Please write immediately in Chinese, English or your own language:

  • Urge the authorities to immediately and unconditionally release all those detained for peacefully showing support for the pro­democracy protests in Hong Kong (please include the names of those detained in Beijing which can be found overleaf);
  • Calling on the authorities to ensure all those detained have regular access to their lawyers, family, and any medical treatment they require.

PLEASE SEND APPEALS BEFORE 7 NOVEMBER 2014 TO:

Director of Beijing Municipal Public Security Bureau
Fu Zhenghua Juzhang
Beijingshi Gong’anju
9 Dongdajie, Qianmen
Dongchengqu
Beijingshi 100740
People’s Republic of China
Fax: + 86 10 65242927
Salutation: Dear Director

Vice­ Premier
Wang Yang
The State Council General Office
2 Fuyoujie, Xichengqu
Beijingshi 100017
People’s Republic of China
Email: english@mail.gov.cn
Salutation: Your Excellency

ADDITIONAL INFORMATION

Thousands of people have been occupying parts of downtown Hong Kong since 26 September to demand further electoral reform. The protests grew in size after the unlawful use of tear gas and pepper spray by the police against peaceful protestors on the first night of the demonstrations. Since then, the police have taken a less confrontational approach.

On 3 and 4 October, protesters faced attacks by counter-­demonstrators. Women and girls were among those targeted, including incidents of sexual assault, harassment and intimidation. Amnesty International has the first­hand witness account of a woman being physically attacked and threatened, and has received credible information from women’s organizations, media reports, publicly available videos and other sources about further assaults and abuse happening while police stood by and did nothing. Protesters remain on the streets but in dwindling numbers.

The charge of “picking quarrels and provoking trouble” (Article 293 of Criminal Law) carries a maximum of five years imprisonment if the person commits one of the acts of creating disturbances, thus disrupting public order such as forcibly taking or demanding, damaging, destroying or occupying public or private property with serious circumstances; or creating disturbances in a public place, thus causing serious disorder in such place etc. If the person gathers others and commits the behaviours repeatedly that seriously undermine public order, he or she will receive a maximum of ten years imprisonment but no less than five years imprisonment.

Amnesty International
Press release
3 October 2014

Hong Kong: Women and girls attacked as police fail to protect peaceful protesters

Hong Kong’s police failed in their duty to protect hundreds of peaceful pro-democracy protesters from attacks by counter demonstrators on Friday evening, Amnesty International said.

Women and girls were among those targeted, including incidents of sexual assault, harassment and intimidation, as counter-demonstrators clashed with pro-democracy protesters in the Mongkok and Causeway Bay areas of Hong Kong on Friday evening.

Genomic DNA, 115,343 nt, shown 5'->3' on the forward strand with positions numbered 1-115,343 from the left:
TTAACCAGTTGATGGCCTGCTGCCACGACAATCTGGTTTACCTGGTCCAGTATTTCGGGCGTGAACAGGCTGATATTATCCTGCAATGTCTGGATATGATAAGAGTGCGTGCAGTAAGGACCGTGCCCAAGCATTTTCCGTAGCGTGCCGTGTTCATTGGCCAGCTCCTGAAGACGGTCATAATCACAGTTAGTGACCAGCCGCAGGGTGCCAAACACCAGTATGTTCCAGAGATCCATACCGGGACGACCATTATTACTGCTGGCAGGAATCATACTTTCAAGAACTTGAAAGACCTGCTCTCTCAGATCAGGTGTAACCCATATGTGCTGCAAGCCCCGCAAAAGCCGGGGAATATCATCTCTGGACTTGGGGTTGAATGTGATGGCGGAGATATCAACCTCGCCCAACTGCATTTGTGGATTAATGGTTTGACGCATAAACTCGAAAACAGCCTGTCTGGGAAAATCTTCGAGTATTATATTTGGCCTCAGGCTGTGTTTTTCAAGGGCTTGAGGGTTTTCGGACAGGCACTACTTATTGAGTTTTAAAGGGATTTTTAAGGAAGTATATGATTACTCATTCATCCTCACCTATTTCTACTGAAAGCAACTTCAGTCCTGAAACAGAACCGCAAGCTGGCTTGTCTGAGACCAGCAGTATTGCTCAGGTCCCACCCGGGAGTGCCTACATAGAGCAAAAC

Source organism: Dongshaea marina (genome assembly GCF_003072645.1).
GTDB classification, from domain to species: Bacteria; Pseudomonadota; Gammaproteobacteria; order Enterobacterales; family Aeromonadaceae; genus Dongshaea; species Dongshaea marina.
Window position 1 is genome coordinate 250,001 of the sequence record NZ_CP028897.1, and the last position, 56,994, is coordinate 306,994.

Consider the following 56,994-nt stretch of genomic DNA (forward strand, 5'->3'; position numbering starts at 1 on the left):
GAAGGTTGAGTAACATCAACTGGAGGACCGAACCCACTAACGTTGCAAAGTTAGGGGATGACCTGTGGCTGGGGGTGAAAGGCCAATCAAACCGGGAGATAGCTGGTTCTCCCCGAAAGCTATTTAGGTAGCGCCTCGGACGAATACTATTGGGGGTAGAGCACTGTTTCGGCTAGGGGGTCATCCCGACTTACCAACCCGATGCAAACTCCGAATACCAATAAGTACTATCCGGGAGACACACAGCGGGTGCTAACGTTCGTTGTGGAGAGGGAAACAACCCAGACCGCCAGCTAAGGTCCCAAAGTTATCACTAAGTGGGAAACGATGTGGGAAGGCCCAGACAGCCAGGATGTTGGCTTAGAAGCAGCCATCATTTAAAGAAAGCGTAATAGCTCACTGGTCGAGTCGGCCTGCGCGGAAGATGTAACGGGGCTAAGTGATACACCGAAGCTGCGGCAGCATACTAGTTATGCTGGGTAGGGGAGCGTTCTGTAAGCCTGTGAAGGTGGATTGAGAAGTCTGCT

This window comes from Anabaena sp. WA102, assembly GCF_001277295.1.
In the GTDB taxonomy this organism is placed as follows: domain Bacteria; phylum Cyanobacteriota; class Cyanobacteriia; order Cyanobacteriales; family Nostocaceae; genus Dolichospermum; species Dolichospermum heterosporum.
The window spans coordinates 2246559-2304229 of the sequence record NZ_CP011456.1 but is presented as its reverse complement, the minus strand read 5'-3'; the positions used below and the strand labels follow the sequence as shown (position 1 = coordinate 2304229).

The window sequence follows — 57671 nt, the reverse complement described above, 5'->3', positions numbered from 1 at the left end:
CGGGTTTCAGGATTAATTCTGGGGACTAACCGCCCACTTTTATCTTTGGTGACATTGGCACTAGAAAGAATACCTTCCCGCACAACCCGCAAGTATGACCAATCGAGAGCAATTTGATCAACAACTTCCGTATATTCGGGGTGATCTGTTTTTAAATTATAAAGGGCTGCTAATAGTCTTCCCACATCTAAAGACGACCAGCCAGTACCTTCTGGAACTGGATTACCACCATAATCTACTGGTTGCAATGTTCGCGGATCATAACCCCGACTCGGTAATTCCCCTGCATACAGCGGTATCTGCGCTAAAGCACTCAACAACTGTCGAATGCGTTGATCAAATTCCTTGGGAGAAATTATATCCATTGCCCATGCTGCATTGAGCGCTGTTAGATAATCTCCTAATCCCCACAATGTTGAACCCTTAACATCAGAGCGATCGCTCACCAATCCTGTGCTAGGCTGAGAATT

“The police inaction tonight is shameful. The authorities have failed in their duty to protect peaceful protesters who came under attack,” said Mabel Au, Director of Amnesty International Hong Kong.

“There has been a heavy police presence during the past week, but their failure tonight risks fuelling an increasingly volatile situation.”

Amnesty International has first-hand witness accounts of women being physically attacked and threatened, while police stood by and did nothing.

One woman at the demonstration in Mongkok told Amnesty International how a man grabbed her breasts while she was standing with other protesters at around 4pm. She also witnessed the same man assault two other women by touching their groins. Several police officers witnessed this but failed to take any action against the man. Fellow protesters then intervened to prevent the man attacking any more women.

Police reinforcements appeared only hours after the atmosphere became violent, but the police still struggled to maintain control.

It is unclear whether the police simply underestimated the risk posed by counter-demonstrators, or whether they decided not to intervene.

The authorities have an obligation to protect peaceful protesters from violent attacks. Demonstrators must be allowed to exercise their rights to freedom of expression and peaceful assembly.

Under international standards, a peaceful assembly does not become illegal because some counter-demonstrators act in an unruly or even violent way.

Since the late afternoon, the situation has become increasingly tense, and police seemed to have had difficulty maintaining control. Observers reported that police forces were not sufficient for several hours, despite widespread reports of an urgently deteriorating situation.

The police have made some arrests, but this seems to have made no affect on the counter-demonstrators.

Amnesty International posted the following story in regards to the arrest of over 500 protesters in Hong Kong last week:

According to organizers, over 510,000 people took part in the 1 July protest march marking the 17th anniversary of Hong Kong’s handover to China.